Saturday, November 27, 2010

No Offense

Science is abuzz over the discovery of enormous bubbles of gas on either side of the Milky Way galaxy, presumed to have been emitted from a black hole in its center. It is considered a wonder that such a huge phenomenon has escaped their notice before, but I suspect it just means the Milky Way is related to my mother's side of the family.

NASA's finest couldn't have detected gas emanating from my Norwegian forebears. They were, to a person, extremely nice and polite people, and polite people do not foist their emanations on others. It was not possible to smell anything about them that did not come in on their shoes, even during lutefisk season. My mother and her three siblings grew up on a frigid farm in northern North Dakota. The only approved location for activities of elimination was an outhouse in the narrow copse of woods near, but not too near, the house. Every farm had such a copse, referred to for more than one reason as a "windbreak." It was a long, cold march to the biffy in wintertime, and those growing up using it developed sphincter control so exquisite they could have thwarted a sadistic proctologist. By the time I knew my mother, she had either perfected the ability to withhold gas altogether, or it had been somehow sanitized on its passage through a modest, sensible calico.

At least she had children, and thus had learned to contend with, and if necessary communicate about, the business of elimination. Aunt Selma was even more comfortable with the subject, having raised her children in free-spirited California. Uncle Cliff was a bachelor farmer and the nicest man on the planet, and had no immunity to the humiliation of the subject at all.

I was sitting with him during a party at my Aunt Selma's house when she bustled in and asked if he'd seen another guest of hers. He shrugged as vaguely as possible, and she left the room. But she soon came back, demanding to know if the guest had been seen. The shrug failed to fend her off this second time, and it finally leaked out of him that the guest was "indisposed." Aunt Selma frowned. "Do you mean she's in the bathroom?" she asked, and Uncle Cliff surrendered a slight, miserable nod. Aunt Selma left the room, and Uncle Cliff looked abject. "I can't believe she made me say that," he said in a tiny voice.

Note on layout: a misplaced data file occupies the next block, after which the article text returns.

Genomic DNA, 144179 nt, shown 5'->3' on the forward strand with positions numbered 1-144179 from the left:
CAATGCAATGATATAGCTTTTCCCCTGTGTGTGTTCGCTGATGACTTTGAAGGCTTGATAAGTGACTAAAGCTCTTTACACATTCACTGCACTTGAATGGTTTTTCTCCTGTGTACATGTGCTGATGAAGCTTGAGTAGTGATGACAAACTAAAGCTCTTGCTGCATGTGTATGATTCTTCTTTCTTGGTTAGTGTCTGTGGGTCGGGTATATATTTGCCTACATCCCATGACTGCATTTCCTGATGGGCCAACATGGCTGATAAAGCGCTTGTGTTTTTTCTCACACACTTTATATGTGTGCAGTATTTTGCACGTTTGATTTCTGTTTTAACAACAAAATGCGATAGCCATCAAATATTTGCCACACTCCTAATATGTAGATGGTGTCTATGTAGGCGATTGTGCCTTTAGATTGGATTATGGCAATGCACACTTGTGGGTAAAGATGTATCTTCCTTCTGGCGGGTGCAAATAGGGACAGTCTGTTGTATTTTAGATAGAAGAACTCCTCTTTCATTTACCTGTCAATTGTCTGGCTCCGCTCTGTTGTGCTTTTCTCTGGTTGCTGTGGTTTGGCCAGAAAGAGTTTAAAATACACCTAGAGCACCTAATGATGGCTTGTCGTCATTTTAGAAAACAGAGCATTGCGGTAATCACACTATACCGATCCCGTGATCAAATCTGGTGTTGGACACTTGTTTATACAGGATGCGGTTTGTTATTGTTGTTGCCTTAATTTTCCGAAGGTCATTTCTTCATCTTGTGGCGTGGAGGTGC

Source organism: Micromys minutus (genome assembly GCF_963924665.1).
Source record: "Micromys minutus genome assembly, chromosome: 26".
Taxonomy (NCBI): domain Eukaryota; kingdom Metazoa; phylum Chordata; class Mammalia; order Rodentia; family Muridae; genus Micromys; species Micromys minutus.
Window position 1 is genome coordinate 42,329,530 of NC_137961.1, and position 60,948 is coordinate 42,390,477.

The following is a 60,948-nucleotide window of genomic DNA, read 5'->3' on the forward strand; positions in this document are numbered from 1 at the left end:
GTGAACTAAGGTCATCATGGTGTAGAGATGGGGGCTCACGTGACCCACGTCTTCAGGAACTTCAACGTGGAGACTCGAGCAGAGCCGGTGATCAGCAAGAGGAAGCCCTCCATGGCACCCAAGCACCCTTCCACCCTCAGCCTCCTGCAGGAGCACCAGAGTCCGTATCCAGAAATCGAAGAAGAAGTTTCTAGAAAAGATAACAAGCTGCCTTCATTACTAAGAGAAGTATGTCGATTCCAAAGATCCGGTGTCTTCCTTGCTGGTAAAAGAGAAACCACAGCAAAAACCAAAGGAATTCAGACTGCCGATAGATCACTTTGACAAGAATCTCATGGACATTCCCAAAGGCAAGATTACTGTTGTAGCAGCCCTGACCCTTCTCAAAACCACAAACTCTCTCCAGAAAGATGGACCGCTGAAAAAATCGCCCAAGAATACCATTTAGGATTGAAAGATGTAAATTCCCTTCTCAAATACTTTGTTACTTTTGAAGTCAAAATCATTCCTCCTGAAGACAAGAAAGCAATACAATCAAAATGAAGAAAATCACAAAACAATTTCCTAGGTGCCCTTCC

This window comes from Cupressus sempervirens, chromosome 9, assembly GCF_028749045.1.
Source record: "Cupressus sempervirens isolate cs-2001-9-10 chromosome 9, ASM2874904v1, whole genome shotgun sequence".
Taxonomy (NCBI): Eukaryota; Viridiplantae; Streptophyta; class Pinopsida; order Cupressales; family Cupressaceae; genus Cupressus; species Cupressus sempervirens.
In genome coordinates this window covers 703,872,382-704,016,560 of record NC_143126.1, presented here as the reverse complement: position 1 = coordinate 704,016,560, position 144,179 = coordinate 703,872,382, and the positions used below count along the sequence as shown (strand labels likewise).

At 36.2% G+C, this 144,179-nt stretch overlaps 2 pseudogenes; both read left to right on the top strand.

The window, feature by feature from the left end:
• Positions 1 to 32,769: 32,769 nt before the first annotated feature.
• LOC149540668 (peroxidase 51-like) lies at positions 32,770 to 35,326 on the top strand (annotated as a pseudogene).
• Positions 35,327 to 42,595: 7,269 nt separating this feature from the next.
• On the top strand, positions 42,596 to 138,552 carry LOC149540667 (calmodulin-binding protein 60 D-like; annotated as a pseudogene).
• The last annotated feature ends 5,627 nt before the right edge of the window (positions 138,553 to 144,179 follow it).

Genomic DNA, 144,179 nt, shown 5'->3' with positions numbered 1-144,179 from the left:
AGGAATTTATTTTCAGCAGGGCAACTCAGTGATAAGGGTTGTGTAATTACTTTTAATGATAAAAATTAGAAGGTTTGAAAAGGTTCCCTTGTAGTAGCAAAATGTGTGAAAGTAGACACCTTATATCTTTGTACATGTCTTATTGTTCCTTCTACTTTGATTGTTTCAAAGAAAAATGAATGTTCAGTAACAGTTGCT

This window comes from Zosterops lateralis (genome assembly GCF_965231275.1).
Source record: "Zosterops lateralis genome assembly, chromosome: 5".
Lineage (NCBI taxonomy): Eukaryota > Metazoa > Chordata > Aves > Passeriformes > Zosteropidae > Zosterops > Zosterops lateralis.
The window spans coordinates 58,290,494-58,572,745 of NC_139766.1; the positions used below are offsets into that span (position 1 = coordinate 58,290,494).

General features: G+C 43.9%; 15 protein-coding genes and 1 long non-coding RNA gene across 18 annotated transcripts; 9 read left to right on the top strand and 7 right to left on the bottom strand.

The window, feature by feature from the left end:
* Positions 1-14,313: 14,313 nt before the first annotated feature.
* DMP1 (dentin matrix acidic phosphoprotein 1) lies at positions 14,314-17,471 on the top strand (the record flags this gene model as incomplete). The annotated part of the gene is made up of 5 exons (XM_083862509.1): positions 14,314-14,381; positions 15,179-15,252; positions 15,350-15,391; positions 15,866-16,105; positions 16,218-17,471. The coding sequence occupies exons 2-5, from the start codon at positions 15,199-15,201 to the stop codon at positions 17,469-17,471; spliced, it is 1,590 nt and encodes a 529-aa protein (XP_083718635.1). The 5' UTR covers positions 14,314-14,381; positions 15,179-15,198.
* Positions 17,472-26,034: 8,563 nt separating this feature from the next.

In North Dakota, snow drifted up to the second floor of the house, some winters. Humans coped using raccoon coats; the Holsteins were on their own. As is their wont, they produced globes of frozen methane all winter long, which thunked softly into the snow. So they were in on the deal, too. When global warming finally begins to thaw the accumulation of antique cow farts, we'll all be sorry. It's no coincidence that frozen methane is a chief component of the atmosphere of Uranus.

Hazel Brewster made it through her whole life without offending a single soul. Lest anyone feel compelled to speculate about bubbles emanating from this corner of the blogosphere, please note: I got only half my genes from her.

42 comments:

  1. My thoughts immediately went to the two-holer on my grandparents property in Oklahoma before they were more or less forced to move to town and contend with an indoor toilet. Every evening the two of 'em would stroll together to the outhouse and poop side by side. And they talked. They never particularly liked the convenience of being indoors. I suspect they missed the talks.

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  2. Thanks for the line, "Referred to for more than one reason as a windbreak." You made my day!

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  3. What a delightful post and loved the pictures. Shades of Garrison Keillor, one of my favorite writers.

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  4. Some humans have the enzyme to emit methane, delightfully enlivened by the addition of a Bic lighter. Owing to my occasional need to find a breezy spot, I suspect I may be one of the lucky ones. I haven't tried the Bic test.

    Just another lively fact learned from Mary Roach.

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  5. Mary Roach must have a book out I haven't read, from that last comment. What a delightful post! How can anyone write with such humor all the time? I'm so impressed.

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  6. I thought of you while watching a show about the last great extinction of the great land mammals--the saber toothed tigers, the giant sloths and the wooly mammoths etc. In a dusty museum somewhere, catalogued and examined to the nth degree, a scientist held up a gigantic petrified Giant Sloth Poop--the thing was as big as a loaf of bread and nicely tapered like soft serve ice cream. Perhaps you missed your true vocation?